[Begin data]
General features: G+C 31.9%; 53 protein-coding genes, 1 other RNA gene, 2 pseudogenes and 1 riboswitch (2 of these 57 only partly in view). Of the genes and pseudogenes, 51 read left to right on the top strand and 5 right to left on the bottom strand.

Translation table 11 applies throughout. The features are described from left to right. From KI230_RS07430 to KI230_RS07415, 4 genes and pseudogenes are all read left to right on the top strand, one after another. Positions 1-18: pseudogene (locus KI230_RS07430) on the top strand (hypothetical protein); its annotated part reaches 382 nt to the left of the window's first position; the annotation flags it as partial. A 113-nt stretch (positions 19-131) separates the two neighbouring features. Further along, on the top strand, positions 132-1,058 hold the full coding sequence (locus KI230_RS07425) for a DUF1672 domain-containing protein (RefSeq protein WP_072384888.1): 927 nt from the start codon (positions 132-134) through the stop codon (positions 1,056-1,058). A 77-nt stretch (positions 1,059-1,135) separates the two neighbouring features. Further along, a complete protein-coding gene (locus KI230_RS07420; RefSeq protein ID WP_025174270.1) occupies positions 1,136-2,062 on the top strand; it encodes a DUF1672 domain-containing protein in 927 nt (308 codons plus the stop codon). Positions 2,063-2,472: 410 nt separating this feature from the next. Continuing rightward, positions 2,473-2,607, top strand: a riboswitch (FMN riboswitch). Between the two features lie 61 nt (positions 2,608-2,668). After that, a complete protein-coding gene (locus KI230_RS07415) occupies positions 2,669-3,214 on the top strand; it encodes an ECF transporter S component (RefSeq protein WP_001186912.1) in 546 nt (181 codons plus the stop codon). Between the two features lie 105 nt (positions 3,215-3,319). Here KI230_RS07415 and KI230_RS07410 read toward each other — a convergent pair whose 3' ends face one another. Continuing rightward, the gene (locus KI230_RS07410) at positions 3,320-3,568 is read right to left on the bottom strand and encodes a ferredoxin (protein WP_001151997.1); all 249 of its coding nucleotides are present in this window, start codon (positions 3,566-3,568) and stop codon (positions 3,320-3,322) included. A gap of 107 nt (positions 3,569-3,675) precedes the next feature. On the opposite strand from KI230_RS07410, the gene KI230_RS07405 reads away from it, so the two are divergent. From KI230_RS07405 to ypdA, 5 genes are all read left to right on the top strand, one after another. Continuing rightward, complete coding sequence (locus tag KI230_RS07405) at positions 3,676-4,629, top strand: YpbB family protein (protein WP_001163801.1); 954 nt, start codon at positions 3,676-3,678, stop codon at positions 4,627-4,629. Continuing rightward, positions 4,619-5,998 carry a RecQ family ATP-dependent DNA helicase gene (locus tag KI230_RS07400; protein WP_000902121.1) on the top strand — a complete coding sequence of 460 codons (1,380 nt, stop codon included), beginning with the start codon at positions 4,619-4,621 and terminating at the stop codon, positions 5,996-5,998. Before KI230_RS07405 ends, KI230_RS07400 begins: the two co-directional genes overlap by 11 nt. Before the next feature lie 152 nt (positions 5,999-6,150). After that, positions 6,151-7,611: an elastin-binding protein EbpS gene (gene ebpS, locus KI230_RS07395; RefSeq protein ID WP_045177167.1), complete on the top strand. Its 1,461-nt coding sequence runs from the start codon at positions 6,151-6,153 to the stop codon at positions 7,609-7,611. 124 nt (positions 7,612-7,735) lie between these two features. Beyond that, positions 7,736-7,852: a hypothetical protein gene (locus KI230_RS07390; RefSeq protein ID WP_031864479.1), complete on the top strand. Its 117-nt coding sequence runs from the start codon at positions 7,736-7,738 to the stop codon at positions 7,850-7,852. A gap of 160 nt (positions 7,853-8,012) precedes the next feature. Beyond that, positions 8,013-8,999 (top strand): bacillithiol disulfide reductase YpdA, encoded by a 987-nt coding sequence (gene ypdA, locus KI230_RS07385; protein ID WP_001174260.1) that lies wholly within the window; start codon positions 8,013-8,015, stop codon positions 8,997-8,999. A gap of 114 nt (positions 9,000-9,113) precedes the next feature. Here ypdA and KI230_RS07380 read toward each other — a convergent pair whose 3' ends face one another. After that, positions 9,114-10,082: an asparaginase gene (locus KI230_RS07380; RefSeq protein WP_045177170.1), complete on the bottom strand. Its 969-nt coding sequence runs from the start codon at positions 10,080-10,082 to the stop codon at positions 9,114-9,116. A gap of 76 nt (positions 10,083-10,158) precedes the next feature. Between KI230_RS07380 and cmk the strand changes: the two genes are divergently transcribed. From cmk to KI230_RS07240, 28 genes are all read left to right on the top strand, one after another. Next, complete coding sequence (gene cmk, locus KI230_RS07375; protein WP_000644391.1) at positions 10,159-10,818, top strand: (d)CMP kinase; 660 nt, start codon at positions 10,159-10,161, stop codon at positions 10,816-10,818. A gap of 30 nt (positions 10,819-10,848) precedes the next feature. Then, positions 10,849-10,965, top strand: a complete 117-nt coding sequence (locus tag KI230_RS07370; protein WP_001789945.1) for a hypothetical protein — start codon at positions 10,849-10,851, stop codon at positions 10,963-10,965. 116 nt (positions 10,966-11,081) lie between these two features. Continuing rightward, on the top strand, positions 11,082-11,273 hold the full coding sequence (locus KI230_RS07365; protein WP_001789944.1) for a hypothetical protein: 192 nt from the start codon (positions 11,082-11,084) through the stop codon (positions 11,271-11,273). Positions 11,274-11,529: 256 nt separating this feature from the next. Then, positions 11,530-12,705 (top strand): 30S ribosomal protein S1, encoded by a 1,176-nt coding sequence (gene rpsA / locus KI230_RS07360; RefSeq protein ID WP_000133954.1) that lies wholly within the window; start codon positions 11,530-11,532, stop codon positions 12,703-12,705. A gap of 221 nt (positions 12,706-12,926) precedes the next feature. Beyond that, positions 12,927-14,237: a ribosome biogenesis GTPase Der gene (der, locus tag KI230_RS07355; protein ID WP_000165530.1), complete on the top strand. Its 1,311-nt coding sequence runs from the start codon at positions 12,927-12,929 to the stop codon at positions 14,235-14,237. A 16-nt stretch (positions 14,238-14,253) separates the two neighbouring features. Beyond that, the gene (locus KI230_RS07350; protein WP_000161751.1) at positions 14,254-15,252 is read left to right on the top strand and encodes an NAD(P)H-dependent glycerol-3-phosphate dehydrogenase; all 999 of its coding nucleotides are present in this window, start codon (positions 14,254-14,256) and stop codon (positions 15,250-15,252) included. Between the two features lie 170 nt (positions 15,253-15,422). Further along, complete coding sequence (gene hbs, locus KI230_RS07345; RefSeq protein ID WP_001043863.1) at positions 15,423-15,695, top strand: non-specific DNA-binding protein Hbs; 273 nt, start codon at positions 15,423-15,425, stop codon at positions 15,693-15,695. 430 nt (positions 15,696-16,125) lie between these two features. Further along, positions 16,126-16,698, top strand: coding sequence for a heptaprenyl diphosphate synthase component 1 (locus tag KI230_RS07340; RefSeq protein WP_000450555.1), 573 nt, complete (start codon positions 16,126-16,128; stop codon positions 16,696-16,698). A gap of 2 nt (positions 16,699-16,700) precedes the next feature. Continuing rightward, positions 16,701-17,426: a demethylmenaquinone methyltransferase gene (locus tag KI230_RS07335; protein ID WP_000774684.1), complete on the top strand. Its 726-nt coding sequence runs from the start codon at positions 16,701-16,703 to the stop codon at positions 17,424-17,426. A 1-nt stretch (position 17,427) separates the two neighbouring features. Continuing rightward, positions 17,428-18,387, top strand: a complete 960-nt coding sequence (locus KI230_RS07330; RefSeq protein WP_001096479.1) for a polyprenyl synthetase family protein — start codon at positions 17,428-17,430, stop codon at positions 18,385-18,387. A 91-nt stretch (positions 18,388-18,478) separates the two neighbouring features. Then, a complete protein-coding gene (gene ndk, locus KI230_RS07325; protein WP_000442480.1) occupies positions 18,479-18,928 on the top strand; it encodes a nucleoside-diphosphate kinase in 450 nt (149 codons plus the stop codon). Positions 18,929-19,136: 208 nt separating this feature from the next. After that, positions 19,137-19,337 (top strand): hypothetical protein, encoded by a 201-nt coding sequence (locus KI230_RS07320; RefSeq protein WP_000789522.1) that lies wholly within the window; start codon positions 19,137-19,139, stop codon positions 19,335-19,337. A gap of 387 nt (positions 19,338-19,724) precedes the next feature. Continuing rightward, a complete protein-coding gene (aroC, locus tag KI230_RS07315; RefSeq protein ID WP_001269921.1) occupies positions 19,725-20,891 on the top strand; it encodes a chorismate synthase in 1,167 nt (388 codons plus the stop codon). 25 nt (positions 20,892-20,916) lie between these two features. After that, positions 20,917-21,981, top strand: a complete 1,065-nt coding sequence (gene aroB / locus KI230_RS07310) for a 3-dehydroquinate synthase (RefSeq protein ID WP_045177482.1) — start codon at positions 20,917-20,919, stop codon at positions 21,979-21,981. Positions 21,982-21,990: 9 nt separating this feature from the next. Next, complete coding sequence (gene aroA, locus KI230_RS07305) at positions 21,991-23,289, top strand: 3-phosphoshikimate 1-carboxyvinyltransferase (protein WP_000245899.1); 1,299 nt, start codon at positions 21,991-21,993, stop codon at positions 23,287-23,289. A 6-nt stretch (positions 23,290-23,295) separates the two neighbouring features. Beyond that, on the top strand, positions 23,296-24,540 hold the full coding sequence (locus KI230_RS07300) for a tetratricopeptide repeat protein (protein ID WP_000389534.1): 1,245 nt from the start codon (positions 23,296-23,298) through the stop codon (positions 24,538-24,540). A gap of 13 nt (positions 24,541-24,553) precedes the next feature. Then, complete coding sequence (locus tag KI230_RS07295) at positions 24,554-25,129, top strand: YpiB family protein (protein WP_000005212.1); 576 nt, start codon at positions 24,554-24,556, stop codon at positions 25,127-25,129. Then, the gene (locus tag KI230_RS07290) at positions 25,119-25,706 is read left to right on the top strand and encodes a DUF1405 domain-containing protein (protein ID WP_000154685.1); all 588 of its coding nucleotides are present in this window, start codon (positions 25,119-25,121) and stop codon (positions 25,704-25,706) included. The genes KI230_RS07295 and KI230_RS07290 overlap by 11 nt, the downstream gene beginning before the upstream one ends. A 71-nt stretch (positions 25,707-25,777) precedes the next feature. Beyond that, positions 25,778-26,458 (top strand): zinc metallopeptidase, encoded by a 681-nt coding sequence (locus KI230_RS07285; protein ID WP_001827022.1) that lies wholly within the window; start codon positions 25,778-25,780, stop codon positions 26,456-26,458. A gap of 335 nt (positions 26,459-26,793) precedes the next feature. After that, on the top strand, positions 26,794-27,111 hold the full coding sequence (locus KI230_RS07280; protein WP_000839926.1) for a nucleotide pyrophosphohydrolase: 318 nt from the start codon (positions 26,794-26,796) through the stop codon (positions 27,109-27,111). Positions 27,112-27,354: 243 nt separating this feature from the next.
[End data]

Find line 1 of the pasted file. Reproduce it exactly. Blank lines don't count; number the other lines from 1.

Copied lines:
General features: G+C 31.9%; 53 protein-coding genes, 1 other RNA gene, 2 pseudogenes and 1 riboswitch (2 of these 57 only partly in view). Of the genes and pseudogenes, 51 read left to right on the top strand and 5 right to left on the bottom strand.